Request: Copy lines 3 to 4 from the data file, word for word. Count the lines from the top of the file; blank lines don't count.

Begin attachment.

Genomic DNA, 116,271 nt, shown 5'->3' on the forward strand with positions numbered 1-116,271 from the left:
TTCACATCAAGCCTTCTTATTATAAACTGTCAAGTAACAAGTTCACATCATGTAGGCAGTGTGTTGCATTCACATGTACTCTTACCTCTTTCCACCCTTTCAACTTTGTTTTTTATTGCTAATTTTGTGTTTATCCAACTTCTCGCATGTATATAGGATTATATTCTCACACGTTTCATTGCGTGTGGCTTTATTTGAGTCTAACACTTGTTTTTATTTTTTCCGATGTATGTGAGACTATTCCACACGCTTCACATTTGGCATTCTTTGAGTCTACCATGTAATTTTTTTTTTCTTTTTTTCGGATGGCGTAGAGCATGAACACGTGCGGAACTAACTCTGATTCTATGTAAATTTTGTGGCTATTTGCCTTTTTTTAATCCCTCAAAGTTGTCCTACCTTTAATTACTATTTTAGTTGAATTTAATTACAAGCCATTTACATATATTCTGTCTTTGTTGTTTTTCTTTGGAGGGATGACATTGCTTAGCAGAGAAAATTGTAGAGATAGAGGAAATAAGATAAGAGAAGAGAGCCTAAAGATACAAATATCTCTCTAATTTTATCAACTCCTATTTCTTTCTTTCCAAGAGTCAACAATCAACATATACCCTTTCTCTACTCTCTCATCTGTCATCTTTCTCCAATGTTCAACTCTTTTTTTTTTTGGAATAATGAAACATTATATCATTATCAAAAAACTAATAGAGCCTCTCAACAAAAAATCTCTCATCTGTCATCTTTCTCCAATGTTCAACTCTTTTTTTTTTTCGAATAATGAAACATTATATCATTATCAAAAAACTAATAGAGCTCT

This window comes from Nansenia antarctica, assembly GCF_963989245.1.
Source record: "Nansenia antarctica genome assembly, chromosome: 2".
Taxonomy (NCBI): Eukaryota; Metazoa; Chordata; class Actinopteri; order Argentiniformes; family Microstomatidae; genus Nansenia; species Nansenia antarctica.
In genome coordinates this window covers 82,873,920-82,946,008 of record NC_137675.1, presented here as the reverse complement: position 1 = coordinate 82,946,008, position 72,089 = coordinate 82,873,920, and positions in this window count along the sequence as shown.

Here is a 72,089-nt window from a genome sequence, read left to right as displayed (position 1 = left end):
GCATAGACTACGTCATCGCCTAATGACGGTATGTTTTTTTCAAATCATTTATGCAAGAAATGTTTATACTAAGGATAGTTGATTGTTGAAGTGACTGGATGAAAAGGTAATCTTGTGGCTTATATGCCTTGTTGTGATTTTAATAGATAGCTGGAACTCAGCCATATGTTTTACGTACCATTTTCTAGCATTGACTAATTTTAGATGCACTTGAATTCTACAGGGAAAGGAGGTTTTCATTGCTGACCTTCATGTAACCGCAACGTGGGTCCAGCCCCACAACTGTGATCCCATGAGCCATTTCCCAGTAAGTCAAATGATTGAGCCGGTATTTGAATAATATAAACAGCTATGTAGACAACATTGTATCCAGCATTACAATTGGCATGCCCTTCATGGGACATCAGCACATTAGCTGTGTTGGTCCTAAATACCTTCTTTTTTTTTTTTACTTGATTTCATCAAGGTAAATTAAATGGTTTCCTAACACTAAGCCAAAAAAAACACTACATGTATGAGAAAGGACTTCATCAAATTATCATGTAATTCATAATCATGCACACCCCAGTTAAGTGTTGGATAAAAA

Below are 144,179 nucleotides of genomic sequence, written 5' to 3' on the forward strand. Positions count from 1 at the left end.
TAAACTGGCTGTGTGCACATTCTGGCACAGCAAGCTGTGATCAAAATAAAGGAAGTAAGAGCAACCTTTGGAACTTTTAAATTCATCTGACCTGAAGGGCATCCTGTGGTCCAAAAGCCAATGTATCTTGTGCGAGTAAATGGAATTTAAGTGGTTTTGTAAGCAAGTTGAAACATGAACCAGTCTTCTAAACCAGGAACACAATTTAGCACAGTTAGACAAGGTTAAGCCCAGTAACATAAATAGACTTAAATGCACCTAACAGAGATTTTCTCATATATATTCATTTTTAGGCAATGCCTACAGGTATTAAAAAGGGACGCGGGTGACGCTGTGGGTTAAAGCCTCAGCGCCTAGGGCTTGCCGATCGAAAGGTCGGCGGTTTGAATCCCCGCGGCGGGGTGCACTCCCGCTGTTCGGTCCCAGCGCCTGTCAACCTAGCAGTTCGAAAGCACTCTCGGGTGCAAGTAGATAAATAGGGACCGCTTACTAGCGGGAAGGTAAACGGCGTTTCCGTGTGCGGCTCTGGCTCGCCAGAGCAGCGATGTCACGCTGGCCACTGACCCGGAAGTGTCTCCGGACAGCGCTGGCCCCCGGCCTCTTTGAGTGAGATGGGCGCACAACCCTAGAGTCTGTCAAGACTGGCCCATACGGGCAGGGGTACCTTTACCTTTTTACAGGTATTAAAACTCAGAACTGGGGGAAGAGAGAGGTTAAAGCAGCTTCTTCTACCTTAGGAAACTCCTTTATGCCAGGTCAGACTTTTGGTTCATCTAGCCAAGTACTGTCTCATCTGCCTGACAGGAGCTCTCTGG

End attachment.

This window comes from Nansenia antarctica, assembly GCF_963989245.1.
Source record: "Nansenia antarctica genome assembly, chromosome: 2".